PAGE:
- - Wednesday, March 27, 2013

America’s gun owners are under siege on virtually all fronts. Congress is after us, and so are governors such as New York’s Andrew Cuomo and Maryland’s Martin O’Malley. They must think that when they run for the Democratic presidential nomination, a strong anti-gun stance will help them with left-wing primary voters.

It doesn’t stop there, however, as the media, liberal legislators and both federal and state regulators are looking for new and often unique ways to please their liberal bosses by harassing gun owners, dealers and manufacturers.

One major national firearms retailer, for example, has been under fire for more than two years from the Obama administration’s Equal Employment Opportunity Commission. It seems the company won’t hire convicted felons, which the commission claims amounts to illegal racial discrimination. The federal government these days argues that policies that have what government lawyers call a “disparate impact” on racial minorities amount to impermissible discrimination - even when the policies themselves were not put in place for discriminatory reasons. Thus, the government argues that a higher percentage of minorities within the felony population than in the population at large means that any policy that discriminates against felons as a class is discriminatory because its impact falls disparately on minorities.


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Company officials pointed out to commission investigators threatening to charge the company with discrimination that they couldn’t hire felons even if they wanted to, because federal law prohibits federal firearms licensees from hiring felons. The investigator’s response was, according to a company official I talked to: “That’s your problem, not ours.” These are investigators and regulators who can read between the lines, know their bosses are anti-gun and will do anything they can to please them.

Perhaps an even more creative bureaucrat came up with the idea that resulted in the visit of two Homeland Security agents to the Fredericksburg, Va., home of Kristopher Gasior on March 8. Mr. Gasior is a gun collector, author and expert on Polish-made firearms. Mr. Gasior owns a collection that includes a rare military rifle made by the Polish government in 1938, was captured by invading German forces the next year, and brought to the United States by a GI who took it from a German in the final days of the war.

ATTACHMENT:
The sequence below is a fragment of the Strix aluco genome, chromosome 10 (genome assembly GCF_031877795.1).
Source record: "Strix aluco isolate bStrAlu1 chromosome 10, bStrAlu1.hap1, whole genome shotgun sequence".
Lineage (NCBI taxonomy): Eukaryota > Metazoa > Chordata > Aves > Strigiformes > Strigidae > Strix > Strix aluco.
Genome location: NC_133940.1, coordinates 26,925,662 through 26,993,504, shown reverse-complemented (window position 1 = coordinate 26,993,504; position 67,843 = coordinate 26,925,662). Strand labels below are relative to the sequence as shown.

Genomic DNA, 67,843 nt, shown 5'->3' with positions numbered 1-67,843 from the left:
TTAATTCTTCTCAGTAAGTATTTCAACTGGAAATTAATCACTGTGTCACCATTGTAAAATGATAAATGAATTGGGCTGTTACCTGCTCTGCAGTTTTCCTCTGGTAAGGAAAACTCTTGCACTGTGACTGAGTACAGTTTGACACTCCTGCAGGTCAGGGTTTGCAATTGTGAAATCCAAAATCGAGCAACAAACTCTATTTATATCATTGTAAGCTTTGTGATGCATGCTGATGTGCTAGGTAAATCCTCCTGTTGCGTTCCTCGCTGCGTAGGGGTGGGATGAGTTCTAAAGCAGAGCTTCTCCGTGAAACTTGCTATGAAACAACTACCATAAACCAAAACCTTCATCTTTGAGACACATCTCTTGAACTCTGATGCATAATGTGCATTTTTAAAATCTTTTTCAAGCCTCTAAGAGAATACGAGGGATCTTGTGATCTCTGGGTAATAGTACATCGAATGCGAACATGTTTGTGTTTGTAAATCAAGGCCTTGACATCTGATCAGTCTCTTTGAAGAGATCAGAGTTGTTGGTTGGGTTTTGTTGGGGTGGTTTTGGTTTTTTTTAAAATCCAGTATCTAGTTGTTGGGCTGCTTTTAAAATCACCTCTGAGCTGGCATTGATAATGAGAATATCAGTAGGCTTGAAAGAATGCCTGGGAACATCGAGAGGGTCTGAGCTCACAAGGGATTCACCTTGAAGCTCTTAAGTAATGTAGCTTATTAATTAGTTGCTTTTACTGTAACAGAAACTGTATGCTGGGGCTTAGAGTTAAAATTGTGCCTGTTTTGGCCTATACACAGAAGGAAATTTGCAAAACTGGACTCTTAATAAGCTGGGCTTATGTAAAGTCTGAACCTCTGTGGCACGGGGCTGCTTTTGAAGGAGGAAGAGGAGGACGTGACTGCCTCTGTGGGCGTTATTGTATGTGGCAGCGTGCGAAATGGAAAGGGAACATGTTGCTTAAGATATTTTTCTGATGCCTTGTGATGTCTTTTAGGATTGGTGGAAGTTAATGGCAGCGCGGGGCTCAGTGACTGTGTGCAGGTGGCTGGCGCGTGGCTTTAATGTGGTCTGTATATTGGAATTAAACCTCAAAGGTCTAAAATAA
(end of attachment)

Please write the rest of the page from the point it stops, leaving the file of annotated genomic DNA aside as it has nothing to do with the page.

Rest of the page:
The agents who came to his door didn’t have a warrant, but Mr. Gasior’s wife invited them in, and when her husband came into the room, they asked if he had the rifle. When he said yes and showed it to them, they seized it and gave him a receipt after informing him that they were taking it on behalf of the Polish government. They claimed it was a “one-of-a-kind rifle” that had been looted from the Polish government during the war.

Mr. Gasior, who is, after all, one of the world’s experts on just this kind of firearm, argued that it was rare, but certainly not “a one-of-a-kind rifle.” It was, he said, a limited-production model that was never in a museum, but was issued to Poles and surrendered to the Germans along with similar rifles during the German invasion of Poland in 1939 and subsequently, captured by a GI and brought home as a souvenir. The agent replied that as far as the U.S. government is concerned, anything brought over the border at any time was within Department of Homeland Security jurisdiction and could be seized.

Collectors and veterans in this country are worried that owners of war trophies could be treated as Mr. Gasior was, and in the days since the incident, the National Rifle Association museum has received numerous calls from collectors worried that the Department of Homeland Security might use this newly declared power to go after firearms in their collections.

Misusing governmental power in this way might not upset you if you’re not a gun owner or collector, but it should. It is indicative of the way in which the Obama administration is redefining the jurisdiction and powers of various agencies in its war on gun owners. That war is likely to continue even if Congress refuses to pass much of the anti-gun legislation President Obama says he wants.

David A. Keene is president of the National Rifle Association of America.